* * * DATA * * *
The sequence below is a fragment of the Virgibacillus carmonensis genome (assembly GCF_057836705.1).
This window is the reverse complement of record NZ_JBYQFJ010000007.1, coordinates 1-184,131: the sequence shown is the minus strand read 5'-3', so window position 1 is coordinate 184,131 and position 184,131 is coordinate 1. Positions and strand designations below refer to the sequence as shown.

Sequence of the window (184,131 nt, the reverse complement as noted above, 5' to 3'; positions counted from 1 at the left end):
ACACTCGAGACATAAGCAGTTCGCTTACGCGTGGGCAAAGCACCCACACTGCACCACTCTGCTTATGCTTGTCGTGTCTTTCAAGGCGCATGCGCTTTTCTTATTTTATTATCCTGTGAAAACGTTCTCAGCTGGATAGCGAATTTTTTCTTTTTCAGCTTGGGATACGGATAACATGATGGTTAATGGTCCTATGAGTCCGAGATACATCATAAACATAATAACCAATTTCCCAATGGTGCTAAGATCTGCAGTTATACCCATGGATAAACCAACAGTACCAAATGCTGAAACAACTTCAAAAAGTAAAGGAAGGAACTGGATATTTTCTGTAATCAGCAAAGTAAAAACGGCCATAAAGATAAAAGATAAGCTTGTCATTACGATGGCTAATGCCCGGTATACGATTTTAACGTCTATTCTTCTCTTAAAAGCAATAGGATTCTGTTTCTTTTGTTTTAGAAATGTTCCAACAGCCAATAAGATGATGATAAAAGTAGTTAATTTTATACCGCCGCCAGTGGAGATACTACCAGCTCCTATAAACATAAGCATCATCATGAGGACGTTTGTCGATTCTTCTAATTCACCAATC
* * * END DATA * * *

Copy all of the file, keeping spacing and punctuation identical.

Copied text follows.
The sequence below is a fragment of the Virgibacillus carmonensis genome (assembly GCF_057836705.1).
This window is the reverse complement of record NZ_JBYQFJ010000007.1, coordinates 1-184,131: the sequence shown is the minus strand read 5'-3', so window position 1 is coordinate 184,131 and position 184,131 is coordinate 1. Positions and strand designations below refer to the sequence as shown.

Sequence of the window (184,131 nt, the reverse complement as noted above, 5' to 3'; positions counted from 1 at the left end):
ACACTCGAGACATAAGCAGTTCGCTTACGCGTGGGCAAAGCACCCACACTGCACCACTCTGCTTATGCTTGTCGTGTCTTTCAAGGCGCATGCGCTTTTCTTATTTTATTATCCTGTGAAAACGTTCTCAGCTGGATAGCGAATTTTTTCTTTTTCAGCTTGGGATACGGATAACATGATGGTTAATGGTCCTATGAGTCCGAGATACATCATAAACATAATAACCAATTTCCCAATGGTGCTAAGATCTGCAGTTATACCCATGGATAAACCAACAGTACCAAATGCTGAAACAACTTCAAAAAGTAAAGGAAGGAACTGGATATTTTCTGTAATCAGCAAAGTAAAAACGGCCATAAAGATAAAAGATAAGCTTGTCATTACGATGGCTAATGCCCGGTATACGATTTTAACGTCTATTCTTCTCTTAAAAGCAATAGGATTCTGTTTCTTTTGTTTTAGAAATGTTCCAACAGCCAATAAGATGATGATAAAAGTAGTTAATTTTATACCGCCGCCAGTGGAGATACTACCAGCTCCTATAAACATAAGCATCATCATGAGGACGTTTGTCGATTCTTCTAATTCACCAATC